Mature fig tree with fruit. Photo credit: Larry Williams
A. It may be a matter of age and being overly vigorous. When a fruit tree is younger, it puts most of its energy into producing leaves and shoots. Until the plant becomes mature and slows down in the production of leaves and shoots, it will produce few to no fruit. It may take a year or two more for your tree to slowly and gradually switch from producing mostly leaves and shoots to producing and maturing some fruit. Patience is needed.
Be careful to not overdo it in fertilizing and/or pruning your fig tree. Too much fertilizer, especially nitrogen, or severely pruning the tree will result in the tree becoming overly vigorous at the expense of setting and maturing fruit. This includes fertilizer that the tree may pull up from a nearby lawn area. A tree’s roots will grow outward two to three times beyond its branch spread into adjacent lawn areas.
The end result of being heavy handed with fertilizing and/or overdoing it in pruning is the same – it forces the plant to become overly vigorous in producing leaves and shoots at the expense of producing and maturing fruit.
In addition, the following is taken from an Extension publication on figs and includes the most common reasons for lack of fruiting, in order of importance.
- Young, vigorous plants and over-fertilized plants will often produce fruit that drops off before maturing. If plants are excessively vigorous, stop fertilizing them. Quite often, three of four years may pass before the plant matures a crop because figs have a long juvenile period before producing edible quality fruit.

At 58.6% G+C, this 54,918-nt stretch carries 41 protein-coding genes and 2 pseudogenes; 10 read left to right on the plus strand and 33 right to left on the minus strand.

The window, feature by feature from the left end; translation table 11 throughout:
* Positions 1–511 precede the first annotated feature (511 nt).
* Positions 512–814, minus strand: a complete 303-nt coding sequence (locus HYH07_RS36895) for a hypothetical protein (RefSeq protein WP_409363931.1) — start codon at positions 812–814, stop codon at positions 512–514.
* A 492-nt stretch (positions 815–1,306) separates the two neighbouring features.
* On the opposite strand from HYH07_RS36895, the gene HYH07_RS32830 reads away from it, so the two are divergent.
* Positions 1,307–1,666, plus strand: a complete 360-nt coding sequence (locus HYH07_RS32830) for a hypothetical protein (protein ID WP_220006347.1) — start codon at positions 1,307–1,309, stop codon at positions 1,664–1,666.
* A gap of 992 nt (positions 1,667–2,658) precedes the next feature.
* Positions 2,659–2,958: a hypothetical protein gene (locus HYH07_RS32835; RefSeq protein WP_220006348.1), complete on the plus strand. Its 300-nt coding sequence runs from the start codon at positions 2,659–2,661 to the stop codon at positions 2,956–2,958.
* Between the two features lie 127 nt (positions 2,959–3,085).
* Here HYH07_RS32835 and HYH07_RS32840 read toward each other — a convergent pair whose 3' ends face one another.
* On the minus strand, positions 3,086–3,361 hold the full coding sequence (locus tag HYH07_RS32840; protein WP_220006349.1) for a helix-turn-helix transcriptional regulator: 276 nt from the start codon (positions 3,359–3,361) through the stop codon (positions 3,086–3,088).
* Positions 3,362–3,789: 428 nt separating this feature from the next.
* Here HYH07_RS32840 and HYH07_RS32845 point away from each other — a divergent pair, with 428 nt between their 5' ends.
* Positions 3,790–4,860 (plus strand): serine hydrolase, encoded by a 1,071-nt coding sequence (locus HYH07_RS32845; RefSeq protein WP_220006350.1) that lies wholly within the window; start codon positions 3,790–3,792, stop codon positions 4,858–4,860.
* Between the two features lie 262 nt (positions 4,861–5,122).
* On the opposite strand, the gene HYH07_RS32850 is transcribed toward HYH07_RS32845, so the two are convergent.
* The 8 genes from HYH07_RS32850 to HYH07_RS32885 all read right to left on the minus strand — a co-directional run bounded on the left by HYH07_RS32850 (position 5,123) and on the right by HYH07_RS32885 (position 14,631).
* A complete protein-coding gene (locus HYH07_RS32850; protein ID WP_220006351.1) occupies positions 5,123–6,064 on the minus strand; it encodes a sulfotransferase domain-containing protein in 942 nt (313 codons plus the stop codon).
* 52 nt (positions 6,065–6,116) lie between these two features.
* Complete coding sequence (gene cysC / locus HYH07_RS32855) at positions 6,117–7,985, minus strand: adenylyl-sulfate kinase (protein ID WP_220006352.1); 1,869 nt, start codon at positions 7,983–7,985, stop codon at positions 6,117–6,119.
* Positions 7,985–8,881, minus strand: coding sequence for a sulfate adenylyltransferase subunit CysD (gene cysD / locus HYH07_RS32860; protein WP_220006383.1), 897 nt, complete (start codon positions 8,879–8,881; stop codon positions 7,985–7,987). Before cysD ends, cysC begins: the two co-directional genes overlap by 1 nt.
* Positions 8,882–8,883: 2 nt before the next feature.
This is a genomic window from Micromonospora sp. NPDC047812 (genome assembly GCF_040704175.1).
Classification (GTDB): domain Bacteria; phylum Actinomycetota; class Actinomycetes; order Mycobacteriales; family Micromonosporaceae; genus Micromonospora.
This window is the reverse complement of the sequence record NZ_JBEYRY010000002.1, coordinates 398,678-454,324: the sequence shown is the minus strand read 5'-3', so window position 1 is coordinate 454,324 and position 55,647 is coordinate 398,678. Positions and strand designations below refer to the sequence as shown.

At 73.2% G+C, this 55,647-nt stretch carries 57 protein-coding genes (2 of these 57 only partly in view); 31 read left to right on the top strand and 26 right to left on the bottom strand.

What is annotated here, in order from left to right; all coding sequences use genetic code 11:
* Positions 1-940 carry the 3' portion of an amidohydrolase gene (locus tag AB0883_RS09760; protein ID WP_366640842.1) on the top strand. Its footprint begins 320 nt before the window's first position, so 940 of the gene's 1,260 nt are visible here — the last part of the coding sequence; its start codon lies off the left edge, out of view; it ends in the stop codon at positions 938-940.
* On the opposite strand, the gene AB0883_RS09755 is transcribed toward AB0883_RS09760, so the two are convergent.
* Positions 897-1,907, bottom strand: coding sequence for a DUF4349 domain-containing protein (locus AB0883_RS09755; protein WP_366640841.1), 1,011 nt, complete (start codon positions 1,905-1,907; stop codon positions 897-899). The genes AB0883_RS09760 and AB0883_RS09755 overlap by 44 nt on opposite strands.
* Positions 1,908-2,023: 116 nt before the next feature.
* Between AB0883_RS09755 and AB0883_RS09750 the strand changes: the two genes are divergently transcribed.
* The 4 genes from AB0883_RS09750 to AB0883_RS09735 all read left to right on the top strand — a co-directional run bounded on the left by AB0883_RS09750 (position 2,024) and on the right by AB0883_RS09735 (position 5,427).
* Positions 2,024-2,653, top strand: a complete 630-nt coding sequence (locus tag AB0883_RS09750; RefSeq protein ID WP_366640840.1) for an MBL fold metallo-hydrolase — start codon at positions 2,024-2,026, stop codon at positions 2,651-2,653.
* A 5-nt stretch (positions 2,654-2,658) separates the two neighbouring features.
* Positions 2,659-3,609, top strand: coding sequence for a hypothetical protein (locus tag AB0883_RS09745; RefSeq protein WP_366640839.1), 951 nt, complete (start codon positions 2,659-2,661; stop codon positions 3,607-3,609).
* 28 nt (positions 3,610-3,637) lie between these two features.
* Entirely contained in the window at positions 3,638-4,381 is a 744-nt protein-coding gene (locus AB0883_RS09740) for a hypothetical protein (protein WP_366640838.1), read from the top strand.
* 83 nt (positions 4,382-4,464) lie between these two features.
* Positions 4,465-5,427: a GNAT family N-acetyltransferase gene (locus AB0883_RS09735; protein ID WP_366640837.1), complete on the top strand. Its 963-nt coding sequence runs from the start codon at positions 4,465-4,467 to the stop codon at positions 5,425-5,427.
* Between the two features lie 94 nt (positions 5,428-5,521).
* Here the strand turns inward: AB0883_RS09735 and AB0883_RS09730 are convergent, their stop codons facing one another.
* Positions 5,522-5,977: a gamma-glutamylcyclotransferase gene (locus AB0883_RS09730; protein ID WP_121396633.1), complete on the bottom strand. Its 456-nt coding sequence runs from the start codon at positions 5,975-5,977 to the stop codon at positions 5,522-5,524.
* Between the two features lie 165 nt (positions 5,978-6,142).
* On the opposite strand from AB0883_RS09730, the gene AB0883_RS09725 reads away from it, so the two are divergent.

- Dry, hot periods that occur before ripening can cause poor fruit quality. If this is the case, mulching and supplemental watering during dry spells will reduce the problem.
- The variety Celeste will often drop fruit prematurely in hot weather regardless of the quality of plant care. However, it is still a good variety to grow.
- An infestation of root-knot nematodes can intensify the problem when conditions are as described in item 2.
- You could have a fig tree that requires cross-pollination by a special wasp. This is a rare problem. If this is the case, then it will never set a good crop. The best way to resolve this is to replace the plant with a rooted shoot of a neighbor’s plant you know produces a good crop each year.
Spending time outdoors during the Florida summer is not for the faint of heart. It’s hot! And it’s humid! Just moving around outside for a moment in the early morning causes you to break out in a sweat. Most evenings, even after the sun is low in the western sky, but there’s still enough light to enjoy the outdoors, the sweat doesn’t stop. A Floridian’s only hope is that nearby, there is a large shade tree to take cover under. In north Florida, there’s nothing more inviting than a huge live oak draped in Spanish moss for a drink of ice water and a slight breeze. If you don’t have such a spot, start thinking about planting a shade tree this winter!